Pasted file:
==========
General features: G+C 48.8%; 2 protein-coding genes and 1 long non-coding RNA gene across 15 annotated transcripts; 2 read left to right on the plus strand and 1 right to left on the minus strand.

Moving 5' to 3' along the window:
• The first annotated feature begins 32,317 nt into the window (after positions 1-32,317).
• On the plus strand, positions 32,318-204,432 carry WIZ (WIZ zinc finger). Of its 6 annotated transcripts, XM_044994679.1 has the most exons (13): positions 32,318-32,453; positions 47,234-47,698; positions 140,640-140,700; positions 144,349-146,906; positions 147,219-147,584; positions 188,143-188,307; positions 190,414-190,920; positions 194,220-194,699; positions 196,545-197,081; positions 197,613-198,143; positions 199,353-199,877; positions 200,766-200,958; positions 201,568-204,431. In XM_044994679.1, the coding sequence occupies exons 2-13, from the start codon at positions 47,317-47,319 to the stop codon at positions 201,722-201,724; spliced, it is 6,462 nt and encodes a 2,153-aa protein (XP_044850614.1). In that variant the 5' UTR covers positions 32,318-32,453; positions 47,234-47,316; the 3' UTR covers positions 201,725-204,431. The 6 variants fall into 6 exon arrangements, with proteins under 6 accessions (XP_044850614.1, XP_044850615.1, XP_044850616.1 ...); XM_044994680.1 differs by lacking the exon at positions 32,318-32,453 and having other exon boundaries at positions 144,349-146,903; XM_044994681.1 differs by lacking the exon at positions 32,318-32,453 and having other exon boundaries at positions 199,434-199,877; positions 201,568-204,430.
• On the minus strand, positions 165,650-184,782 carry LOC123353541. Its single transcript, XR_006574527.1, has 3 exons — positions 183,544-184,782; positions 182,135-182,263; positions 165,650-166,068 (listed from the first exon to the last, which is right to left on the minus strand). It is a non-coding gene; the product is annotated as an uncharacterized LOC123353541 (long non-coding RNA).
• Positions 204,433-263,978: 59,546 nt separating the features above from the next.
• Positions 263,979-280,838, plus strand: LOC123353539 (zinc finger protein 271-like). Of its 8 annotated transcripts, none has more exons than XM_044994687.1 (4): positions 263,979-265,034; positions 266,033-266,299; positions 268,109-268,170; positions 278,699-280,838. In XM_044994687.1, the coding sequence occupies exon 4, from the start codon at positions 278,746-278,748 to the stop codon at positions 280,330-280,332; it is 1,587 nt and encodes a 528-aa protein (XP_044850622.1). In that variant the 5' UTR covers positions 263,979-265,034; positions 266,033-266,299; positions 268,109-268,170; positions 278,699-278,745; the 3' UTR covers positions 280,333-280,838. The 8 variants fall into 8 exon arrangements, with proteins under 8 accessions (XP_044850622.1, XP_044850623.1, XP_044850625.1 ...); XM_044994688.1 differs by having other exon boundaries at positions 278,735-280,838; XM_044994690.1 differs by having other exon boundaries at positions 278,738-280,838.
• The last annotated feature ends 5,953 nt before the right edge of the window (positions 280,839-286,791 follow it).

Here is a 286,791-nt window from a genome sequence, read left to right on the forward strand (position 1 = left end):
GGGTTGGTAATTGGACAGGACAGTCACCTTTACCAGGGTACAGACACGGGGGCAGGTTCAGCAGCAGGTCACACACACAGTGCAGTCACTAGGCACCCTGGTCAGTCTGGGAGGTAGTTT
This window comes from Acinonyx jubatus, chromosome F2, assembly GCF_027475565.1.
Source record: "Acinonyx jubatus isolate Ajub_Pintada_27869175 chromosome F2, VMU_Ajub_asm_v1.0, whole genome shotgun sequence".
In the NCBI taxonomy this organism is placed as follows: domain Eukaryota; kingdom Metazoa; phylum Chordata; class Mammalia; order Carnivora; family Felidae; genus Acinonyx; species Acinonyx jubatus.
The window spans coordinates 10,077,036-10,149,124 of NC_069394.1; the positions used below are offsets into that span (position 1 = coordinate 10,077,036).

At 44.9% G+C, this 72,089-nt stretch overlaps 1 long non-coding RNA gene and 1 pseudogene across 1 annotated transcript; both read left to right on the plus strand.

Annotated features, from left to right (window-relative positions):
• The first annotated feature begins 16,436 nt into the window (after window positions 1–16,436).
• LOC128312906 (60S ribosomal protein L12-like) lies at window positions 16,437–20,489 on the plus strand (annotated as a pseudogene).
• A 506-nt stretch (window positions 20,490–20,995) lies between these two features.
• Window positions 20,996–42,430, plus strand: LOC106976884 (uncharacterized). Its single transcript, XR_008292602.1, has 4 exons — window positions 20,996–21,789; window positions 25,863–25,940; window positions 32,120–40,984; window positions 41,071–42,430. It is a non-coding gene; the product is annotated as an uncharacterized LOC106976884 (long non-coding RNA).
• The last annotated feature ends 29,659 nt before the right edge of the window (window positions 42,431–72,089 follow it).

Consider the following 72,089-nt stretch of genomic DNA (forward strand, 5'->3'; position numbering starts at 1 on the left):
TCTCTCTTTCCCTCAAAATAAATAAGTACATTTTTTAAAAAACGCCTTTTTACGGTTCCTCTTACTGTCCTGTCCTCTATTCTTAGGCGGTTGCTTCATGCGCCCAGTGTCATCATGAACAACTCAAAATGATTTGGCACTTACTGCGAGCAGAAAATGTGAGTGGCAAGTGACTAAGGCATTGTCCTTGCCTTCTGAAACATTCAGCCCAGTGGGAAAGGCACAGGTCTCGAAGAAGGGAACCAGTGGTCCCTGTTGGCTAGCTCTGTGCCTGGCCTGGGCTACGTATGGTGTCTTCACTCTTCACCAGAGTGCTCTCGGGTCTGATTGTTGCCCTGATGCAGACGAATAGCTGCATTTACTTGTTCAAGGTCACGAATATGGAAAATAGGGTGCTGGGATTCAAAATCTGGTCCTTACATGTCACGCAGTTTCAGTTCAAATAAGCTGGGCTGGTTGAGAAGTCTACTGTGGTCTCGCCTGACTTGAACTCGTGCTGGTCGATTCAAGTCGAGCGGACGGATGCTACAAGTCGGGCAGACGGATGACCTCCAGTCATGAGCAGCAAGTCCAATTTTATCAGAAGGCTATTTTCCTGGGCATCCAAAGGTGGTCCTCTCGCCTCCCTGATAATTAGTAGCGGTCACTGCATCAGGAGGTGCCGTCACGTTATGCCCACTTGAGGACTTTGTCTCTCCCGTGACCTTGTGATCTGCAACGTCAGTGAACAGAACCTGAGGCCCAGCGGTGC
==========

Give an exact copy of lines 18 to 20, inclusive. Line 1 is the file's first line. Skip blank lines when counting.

• LOC128312906 (60S ribosomal protein L12-like) lies at window positions 16,437–20,489 on the plus strand (annotated as a pseudogene).
• A 506-nt stretch (window positions 20,490–20,995) lies between these two features.
• Window positions 20,996–42,430, plus strand: LOC106976884 (uncharacterized). Its single transcript, XR_008292602.1, has 4 exons — window positions 20,996–21,789; window positions 25,863–25,940; window positions 32,120–40,984; window positions 41,071–42,430. It is a non-coding gene; the product is annotated as an uncharacterized LOC106976884 (long non-coding RNA).